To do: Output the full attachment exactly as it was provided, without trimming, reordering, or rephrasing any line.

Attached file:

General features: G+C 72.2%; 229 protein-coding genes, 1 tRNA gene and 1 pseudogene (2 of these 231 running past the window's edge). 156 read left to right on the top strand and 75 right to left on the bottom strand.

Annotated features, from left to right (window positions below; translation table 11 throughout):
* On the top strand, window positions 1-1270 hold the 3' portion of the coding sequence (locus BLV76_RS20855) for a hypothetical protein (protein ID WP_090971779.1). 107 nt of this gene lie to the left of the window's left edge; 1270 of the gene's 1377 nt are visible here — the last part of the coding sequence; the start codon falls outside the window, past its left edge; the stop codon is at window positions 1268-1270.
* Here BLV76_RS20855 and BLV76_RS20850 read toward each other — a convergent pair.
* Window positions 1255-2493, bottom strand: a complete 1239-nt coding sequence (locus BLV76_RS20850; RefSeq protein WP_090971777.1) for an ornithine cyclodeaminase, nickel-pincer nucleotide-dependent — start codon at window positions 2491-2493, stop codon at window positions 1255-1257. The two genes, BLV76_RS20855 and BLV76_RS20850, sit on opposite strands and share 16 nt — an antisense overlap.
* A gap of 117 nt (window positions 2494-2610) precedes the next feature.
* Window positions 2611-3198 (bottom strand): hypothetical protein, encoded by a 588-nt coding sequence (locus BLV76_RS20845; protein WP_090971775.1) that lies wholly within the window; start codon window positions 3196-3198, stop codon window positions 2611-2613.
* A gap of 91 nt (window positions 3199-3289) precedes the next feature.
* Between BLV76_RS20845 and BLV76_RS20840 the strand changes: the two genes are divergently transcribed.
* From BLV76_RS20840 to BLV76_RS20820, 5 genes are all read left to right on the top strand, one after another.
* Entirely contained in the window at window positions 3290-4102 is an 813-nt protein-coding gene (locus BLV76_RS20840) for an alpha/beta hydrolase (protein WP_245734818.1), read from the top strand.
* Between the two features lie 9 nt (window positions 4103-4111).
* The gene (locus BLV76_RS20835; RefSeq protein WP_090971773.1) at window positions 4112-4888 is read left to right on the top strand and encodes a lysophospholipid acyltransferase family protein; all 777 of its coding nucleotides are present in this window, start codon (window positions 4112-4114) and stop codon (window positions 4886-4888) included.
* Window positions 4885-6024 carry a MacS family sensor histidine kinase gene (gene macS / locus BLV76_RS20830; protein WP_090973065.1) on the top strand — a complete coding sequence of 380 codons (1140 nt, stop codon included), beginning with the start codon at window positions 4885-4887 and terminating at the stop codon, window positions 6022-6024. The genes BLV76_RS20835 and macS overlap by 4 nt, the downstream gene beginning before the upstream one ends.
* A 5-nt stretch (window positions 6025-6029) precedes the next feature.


General features: G+C 72.2%; 229 protein-coding genes, 1 tRNA gene and 1 pseudogene (2 of these 231 running past the window's edge). 156 read left to right on the top strand and 75 right to left on the bottom strand.

Annotated features, from left to right (window positions below; translation table 11 throughout):
* On the top strand, window positions 1-1270 hold the 3' portion of the coding sequence (locus BLV76_RS20855) for a hypothetical protein (protein ID WP_090971779.1). 107 nt of this gene lie to the left of the window's left edge; 1270 of the gene's 1377 nt are visible here — the last part of the coding sequence; the start codon falls outside the window, past its left edge; the stop codon is at window positions 1268-1270.
* Here BLV76_RS20855 and BLV76_RS20850 read toward each other — a convergent pair.
* Window positions 1255-2493, bottom strand: a complete 1239-nt coding sequence (locus BLV76_RS20850; RefSeq protein WP_090971777.1) for an ornithine cyclodeaminase, nickel-pincer nucleotide-dependent — start codon at window positions 2491-2493, stop codon at window positions 1255-1257. The two genes, BLV76_RS20855 and BLV76_RS20850, sit on opposite strands and share 16 nt — an antisense overlap.
* A gap of 117 nt (window positions 2494-2610) precedes the next feature.
* Window positions 2611-3198 (bottom strand): hypothetical protein, encoded by a 588-nt coding sequence (locus BLV76_RS20845; protein WP_090971775.1) that lies wholly within the window; start codon window positions 3196-3198, stop codon window positions 2611-2613.
* A gap of 91 nt (window positions 3199-3289) precedes the next feature.
* Between BLV76_RS20845 and BLV76_RS20840 the strand changes: the two genes are divergently transcribed.
* From BLV76_RS20840 to BLV76_RS20820, 5 genes are all read left to right on the top strand, one after another.
* Entirely contained in the window at window positions 3290-4102 is an 813-nt protein-coding gene (locus BLV76_RS20840) for an alpha/beta hydrolase (protein WP_245734818.1), read from the top strand.
* Between the two features lie 9 nt (window positions 4103-4111).
* The gene (locus BLV76_RS20835; RefSeq protein WP_090971773.1) at window positions 4112-4888 is read left to right on the top strand and encodes a lysophospholipid acyltransferase family protein; all 777 of its coding nucleotides are present in this window, start codon (window positions 4112-4114) and stop codon (window positions 4886-4888) included.
* Window positions 4885-6024 carry a MacS family sensor histidine kinase gene (gene macS / locus BLV76_RS20830; protein WP_090973065.1) on the top strand — a complete coding sequence of 380 codons (1140 nt, stop codon included), beginning with the start codon at window positions 4885-4887 and terminating at the stop codon, window positions 6022-6024. The genes BLV76_RS20835 and macS overlap by 4 nt, the downstream gene beginning before the upstream one ends.
* A 5-nt stretch (window positions 6025-6029) precedes the next feature.